“A Comment article said that a large Aga running on coal turned out nine tonnes of carbon dioxide per year: five and a half times the total CO2 production of the average UK home. It is 35% more than the total produced by the average home (This is indeed a class war, and the campaign against the Aga starts here, 13 January, page 27).”

The text of the online version of Monbiot’s column has been amended, so no longer makes sense (in this case it might have been better to asterisk the text and put the error in a footnote).

We still have what appears to be a misleading statistic.  A “large Aga running on coal” is likely to be in a big, detached house.  It’s not that surprising such a heater/cooker produces 35% more CO2 than the average home, which must include much smaller properties, some of whose occupants perhaps can’t afford to keep themselves as warm as they’d like.   

George asks why there is a campaign against patio heaters and not Agas.  The point, of course, is that patio heaters heat the outside, which is a bad idea.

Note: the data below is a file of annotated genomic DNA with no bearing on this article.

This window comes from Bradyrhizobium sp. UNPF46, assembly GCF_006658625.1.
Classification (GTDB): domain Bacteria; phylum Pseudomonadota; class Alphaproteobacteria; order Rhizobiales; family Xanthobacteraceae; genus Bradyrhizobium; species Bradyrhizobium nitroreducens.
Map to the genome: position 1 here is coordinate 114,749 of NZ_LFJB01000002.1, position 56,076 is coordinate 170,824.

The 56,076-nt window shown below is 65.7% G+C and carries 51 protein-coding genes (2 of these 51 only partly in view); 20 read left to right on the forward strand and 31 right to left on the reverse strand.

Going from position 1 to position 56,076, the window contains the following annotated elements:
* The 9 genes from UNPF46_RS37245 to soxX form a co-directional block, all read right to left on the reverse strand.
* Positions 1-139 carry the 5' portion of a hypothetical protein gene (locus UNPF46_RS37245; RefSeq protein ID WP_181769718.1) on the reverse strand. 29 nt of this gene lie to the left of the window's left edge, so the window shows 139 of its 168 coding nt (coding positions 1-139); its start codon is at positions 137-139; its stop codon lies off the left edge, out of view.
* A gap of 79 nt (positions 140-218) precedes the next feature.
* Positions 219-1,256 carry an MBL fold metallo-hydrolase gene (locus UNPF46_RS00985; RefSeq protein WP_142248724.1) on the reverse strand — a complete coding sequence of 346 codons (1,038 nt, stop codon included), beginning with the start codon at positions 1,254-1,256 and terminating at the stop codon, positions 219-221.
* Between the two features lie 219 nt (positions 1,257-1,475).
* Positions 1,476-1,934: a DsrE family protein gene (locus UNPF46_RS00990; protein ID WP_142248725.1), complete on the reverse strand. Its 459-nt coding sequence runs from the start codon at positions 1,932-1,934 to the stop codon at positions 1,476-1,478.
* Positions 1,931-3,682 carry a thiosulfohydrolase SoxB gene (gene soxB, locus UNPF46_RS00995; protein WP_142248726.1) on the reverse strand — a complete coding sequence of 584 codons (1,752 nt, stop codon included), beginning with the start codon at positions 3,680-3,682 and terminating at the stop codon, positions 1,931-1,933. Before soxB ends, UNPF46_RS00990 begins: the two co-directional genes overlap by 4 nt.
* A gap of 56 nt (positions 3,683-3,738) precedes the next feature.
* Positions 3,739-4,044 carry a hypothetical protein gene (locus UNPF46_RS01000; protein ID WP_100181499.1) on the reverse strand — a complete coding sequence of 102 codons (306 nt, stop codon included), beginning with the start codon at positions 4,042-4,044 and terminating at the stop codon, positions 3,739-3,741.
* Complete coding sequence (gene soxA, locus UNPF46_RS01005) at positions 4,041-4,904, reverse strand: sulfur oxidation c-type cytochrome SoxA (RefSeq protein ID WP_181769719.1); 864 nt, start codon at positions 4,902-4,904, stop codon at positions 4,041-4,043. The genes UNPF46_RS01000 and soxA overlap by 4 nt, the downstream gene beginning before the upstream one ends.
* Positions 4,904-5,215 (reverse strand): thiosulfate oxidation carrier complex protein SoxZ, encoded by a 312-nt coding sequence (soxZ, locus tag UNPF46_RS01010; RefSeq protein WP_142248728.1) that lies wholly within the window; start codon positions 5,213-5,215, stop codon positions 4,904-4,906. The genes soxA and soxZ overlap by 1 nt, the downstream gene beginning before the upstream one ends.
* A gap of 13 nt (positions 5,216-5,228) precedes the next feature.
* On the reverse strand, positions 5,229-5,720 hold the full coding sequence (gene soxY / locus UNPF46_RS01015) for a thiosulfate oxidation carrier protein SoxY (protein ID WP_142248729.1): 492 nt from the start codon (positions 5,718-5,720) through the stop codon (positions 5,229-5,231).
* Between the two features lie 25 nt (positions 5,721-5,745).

Bit of a bad day at the office for Monbiot, but what bothers me most about the issue is that, according to the Guardian:

“Aga said it had seen a shift of interest away from oil-powered cookers into wood-fuelled models over the last year, a time when the oil price soared to its record high of over $147 a barrel.”

Using wood, of course, is even worse than using oil, coal or fossil-fuel electricity.  The arguments against the supposed sustainability of biofuels apply to a biomass energy source like wood.